In a recent piece for Vox, Katherine J. Cramer outlined some of the arguments she makes in The Politics of Resentment: Rural Consciousness in Wisconsin and the Rise of Scott Walker, which draws upon years of research on Wisconsin’s shifting electorate to analyze the role played by rural consciousness, and the ongoing influence of place-based identities in politics.
Here’s part of Cramer’s takeaway:
Once I passed out my business cards, handed out tokens of appreciation like Badger football schedules, and turned on my recorder, I asked them, “What are the big concerns of people in this community?”Regardless of geography, people in most of these communities talked about their concerns about health care, jobs, and taxation. But in the rural places and small towns, people expressed a deeply felt sense of not getting their “fair share” — defined in different ways. They felt that they didn’t get a reasonable proportion of decision-making power, believing that the key decisions were made in the major metro areas of Madison and Milwaukee, then decreed out to the rest of the state, with little listening being done to people like them.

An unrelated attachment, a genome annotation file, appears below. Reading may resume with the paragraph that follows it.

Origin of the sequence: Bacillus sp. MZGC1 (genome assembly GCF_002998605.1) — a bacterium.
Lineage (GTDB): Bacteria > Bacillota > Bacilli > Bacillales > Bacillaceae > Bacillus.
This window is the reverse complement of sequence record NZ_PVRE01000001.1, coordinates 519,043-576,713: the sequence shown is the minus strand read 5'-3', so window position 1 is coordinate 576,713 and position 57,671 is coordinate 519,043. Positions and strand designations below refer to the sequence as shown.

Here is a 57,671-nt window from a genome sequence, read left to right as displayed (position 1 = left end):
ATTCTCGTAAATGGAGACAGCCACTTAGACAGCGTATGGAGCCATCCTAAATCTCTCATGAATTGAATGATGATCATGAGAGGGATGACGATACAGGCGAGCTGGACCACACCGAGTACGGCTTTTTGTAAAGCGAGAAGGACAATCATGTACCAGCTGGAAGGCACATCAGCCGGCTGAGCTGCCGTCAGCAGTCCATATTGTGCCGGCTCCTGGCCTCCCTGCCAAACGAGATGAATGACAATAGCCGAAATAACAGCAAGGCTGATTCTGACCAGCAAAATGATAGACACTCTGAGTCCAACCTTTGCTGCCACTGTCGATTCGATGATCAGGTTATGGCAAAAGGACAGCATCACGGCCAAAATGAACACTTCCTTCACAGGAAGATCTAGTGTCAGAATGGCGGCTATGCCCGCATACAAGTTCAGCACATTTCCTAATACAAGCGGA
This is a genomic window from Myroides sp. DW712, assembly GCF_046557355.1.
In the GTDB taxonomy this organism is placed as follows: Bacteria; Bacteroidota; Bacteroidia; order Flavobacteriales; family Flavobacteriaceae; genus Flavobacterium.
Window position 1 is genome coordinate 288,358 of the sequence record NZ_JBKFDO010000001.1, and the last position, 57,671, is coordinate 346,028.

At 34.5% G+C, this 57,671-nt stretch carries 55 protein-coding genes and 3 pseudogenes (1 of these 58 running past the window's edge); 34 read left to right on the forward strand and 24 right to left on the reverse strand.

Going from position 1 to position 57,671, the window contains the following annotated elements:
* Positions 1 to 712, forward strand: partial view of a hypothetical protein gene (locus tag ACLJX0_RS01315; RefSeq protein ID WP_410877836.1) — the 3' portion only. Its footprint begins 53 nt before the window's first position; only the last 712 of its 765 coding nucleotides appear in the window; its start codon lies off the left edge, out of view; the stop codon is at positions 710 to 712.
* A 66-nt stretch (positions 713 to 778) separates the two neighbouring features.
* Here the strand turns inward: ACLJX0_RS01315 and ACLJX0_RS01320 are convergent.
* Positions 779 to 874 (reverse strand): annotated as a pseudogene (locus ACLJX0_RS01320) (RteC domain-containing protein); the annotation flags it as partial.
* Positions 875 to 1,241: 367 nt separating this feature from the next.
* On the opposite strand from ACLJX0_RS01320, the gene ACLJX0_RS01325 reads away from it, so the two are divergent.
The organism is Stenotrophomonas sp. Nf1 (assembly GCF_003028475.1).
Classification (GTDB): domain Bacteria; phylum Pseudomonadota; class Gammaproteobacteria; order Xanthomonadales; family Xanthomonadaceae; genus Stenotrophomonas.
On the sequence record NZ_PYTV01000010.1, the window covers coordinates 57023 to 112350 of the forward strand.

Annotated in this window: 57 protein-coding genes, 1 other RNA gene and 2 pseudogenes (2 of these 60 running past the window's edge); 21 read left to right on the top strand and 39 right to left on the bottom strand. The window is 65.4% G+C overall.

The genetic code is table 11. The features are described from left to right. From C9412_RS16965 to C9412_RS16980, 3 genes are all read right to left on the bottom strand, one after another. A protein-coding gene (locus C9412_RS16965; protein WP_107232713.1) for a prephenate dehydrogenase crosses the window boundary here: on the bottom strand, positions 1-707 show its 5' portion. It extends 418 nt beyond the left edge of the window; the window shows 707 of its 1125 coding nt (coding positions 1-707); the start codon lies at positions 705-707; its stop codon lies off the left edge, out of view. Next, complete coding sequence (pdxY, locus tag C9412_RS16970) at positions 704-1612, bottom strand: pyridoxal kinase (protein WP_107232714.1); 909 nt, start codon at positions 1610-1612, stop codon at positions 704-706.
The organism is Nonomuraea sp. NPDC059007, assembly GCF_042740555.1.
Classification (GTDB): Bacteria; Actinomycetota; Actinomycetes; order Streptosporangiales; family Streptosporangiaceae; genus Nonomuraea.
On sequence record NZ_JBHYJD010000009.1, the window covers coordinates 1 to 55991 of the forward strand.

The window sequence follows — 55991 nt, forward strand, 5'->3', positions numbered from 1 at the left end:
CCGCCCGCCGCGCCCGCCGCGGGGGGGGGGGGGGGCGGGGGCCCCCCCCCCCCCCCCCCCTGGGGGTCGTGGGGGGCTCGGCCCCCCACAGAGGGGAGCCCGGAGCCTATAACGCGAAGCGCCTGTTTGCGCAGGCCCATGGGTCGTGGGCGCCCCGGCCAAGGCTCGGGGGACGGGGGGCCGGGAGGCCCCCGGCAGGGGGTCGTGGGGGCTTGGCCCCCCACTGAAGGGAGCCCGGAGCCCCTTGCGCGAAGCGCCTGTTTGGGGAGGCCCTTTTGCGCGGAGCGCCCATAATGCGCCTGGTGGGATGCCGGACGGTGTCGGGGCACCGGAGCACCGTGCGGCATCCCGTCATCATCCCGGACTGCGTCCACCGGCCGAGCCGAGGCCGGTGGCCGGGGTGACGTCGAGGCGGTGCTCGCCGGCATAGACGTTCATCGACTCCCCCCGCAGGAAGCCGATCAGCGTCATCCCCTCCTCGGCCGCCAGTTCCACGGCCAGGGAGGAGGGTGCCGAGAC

They also thought that they didn’t get their fair share of tax money. To them, too much of it went to the cities, to “undeserving” people. The undeserving included racial minorities on welfare but it also included lazy urban professionals like me working desk jobs and producing nothing more than ideas. (According to my analysis of state and federal 2010 dollars, rural counties in Wisconsin do not receive fewer dollars per capita than do urban counties, and they don’t receive a lower share of what they pay in taxes than do urban counties. But rural counties do have higher unemployment and poverty and lower median household incomes.)
But perhaps most significantly, the people I talked with thought that they were not getting their fair share of respect. They perceived that in the rare cases that people in the cities paid any attention to people in places like theirs, they ridiculed rural folks as uneducated racists.
To read the Vox piece in full, click here.
To read more about The Politics of Resentment, click here.